Top Mobility-Enabling Security Features in Office 365Alex Fields
At this point, even the staunchest conservatives among us have to admit that we live in a post-perimeter world. In recent years there have been even more developments and trends chipping away at our traditional conceptions of so-called perimeter-based security.
Cloud and mobility means two things:
- Users can go straight to the Internet from any device and any location and get access to their corporate resources (they are usually stored in someone else’s datacenter)
- As a corollary, IT has very little control, visibility and protections to offer their cloud-enabled mobile users (sorry)
But there are other indicators besides that a domain-and-firewall lock-down approach just can’t be that successful anymore. For example, with Internet encryption on the rise (which you might think is a good thing), it paradoxically means that IT has a harder time protecting their user’s traffic with traditional tools like firewalls and other forms of packet inspection.
It is now on the heads of the software and service providers to protect their users and their users’ data. So what do you think? Do you trust Google to do that for you?
I believe that when you look out across the landscape of cloud software products with an eye toward modern, mobility-enabling security features, Microsoft is the clear leader. We have some pretty great application-level controls and levers available to us, which makes us feel good since it puts more control–more options–into our hands.
Let’s ignore the Enterprise Mobility and Security products for a second, and just look at what we can achieve with Office 365. We can look at security in Office 365 from three angles.
1. Identity is managed through Azure Active Directory
Do you know what comes with every single Office 365 plan? Azure Active Directory. That’s how you authenticate to the cloud with your email address and password.
Do you know what else you can do to protect that identity, again with any version of Office 365? Multifactor authentication (MFA). It is quick and easy to setup, and makes it much more difficult for attackers who are able to gain access to your password, whether through a keylogger, a website breach or hack, or some other means.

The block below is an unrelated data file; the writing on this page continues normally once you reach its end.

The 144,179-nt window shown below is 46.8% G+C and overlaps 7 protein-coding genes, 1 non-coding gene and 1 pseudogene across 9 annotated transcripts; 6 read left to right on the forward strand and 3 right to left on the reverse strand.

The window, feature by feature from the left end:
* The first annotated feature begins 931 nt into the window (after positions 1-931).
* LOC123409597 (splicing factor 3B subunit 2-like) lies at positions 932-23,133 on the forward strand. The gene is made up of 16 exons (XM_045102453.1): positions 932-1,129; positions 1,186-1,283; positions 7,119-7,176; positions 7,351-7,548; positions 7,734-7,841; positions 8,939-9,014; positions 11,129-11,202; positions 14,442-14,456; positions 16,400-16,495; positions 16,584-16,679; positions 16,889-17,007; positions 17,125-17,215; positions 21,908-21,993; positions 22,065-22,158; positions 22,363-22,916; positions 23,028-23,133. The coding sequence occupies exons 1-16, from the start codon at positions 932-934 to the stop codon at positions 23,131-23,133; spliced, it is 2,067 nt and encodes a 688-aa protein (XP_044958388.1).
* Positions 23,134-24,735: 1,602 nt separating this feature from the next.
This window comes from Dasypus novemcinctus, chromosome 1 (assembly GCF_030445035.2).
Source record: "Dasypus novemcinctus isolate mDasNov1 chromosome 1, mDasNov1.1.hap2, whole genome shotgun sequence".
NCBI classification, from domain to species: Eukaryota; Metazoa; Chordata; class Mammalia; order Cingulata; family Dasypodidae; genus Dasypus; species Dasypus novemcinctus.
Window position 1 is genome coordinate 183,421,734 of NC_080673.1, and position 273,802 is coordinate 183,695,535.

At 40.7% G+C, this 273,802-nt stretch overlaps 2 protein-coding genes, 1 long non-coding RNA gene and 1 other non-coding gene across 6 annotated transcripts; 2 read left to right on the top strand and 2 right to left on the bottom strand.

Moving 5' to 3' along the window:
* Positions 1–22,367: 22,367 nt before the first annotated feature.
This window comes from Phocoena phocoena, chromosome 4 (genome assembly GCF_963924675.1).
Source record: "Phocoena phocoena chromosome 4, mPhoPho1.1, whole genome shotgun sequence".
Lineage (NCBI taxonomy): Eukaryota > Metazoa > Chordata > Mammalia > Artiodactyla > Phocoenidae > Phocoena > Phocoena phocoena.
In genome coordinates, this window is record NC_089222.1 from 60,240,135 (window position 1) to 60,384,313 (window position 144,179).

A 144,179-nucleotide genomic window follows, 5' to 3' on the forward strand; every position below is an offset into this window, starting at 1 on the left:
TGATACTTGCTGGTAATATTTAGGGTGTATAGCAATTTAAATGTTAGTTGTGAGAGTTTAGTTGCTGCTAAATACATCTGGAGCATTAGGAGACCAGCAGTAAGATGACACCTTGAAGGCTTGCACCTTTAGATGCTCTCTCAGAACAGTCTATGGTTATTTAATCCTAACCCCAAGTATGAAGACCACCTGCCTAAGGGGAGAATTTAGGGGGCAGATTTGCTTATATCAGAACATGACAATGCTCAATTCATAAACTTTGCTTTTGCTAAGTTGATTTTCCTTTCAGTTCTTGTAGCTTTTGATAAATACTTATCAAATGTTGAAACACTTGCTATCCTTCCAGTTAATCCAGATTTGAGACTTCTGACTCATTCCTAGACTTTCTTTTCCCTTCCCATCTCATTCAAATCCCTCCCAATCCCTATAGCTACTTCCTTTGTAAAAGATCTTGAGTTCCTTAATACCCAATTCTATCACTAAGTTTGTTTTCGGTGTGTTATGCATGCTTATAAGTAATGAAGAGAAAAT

One thing to note: MFA can be sort of annoying. In addition to getting a code sent to your mobile device as a second step every so often, it carries the added complexity of an “app password” which is a randomly generated string of characters that you might have to supply sometimes for certain applications. The only reasonable solution I’ve come up with to deal with this is to store the app password in something like LastPass’s Secure Notes, since you have to dig it out now and again, and it’s almost impossible to memorize unless you’re some kind of savant.
2. Devices can be managed with Mobile Device Management for Office 365
Every version of Office 365 comes with a “Lite” version of Microsoft Intune that allows you to enable “Conditional Access” for your mobile users. This means that you can withhold access to corporate applications and data stored in the cloud until users agree to accept your terms, which includes a managed profile, the ability to require encryption, passcodes, auto-lockout and wipe policies.
Also, with Mobile Device Management turned on, you can “selectively wipe” a device, meaning that just the corporate data/email profile will be removed, without destroying other data on the device.
3. Data from applications can be protected with Information Rights Management and other cool add-ons
With Information Rights Management (available with E3 or as a separate subscription for Azure Rights Management) you can do cool things like flag Email messages and documents with special rights such as “Do Not Forward” (meaning: I want to share this content with you, but I don’t want you to share it with someone else). You can also enable secure message encryption which requires authentication by the intended recipient on a secure website to retrieve the content of the message.
Data Loss Prevention (DLP) is available with Exchange Online Plan 2 / E3. This lets you apply policies that in turn automatically flag content with sensitive types of data based on templates (think SSN’s, ABA/routing numbers, credit card numbers, etc.).
Another add-on worth mentioning is Advanced Threat Protection (ATP), which helps protect against zero-day threats. This is available wtih E5 (almost nobody buys this expensive plan) or as a separate add-on, and it comes with two great features: Safe Links and Safe Attachments. In this case, Microsoft is “detonating” the contents of an email message in a cloud sandbox before users ever receive it. If a link is determined to be “dark” or an attachment malicious (even if it passes other Antimalware scans), the user will be protected from it, whether they are inside your perimeter or not.
Security. Be About it.
So here’s the thing. A lot of this stuff isn’t on by default. And it’s not always intuitive to get setup. So you might need to work with a technology partner to help you stay protected and ahead of the game when it comes to this “mobile-first-cloud-first” stuff.
Yes, I totally drink the mobility Koolaid, as I think most of us should. But we have to at least try to be somewhat safe about it, too, right? I believe Microsoft has given us a good start in the right direction with Office 365.
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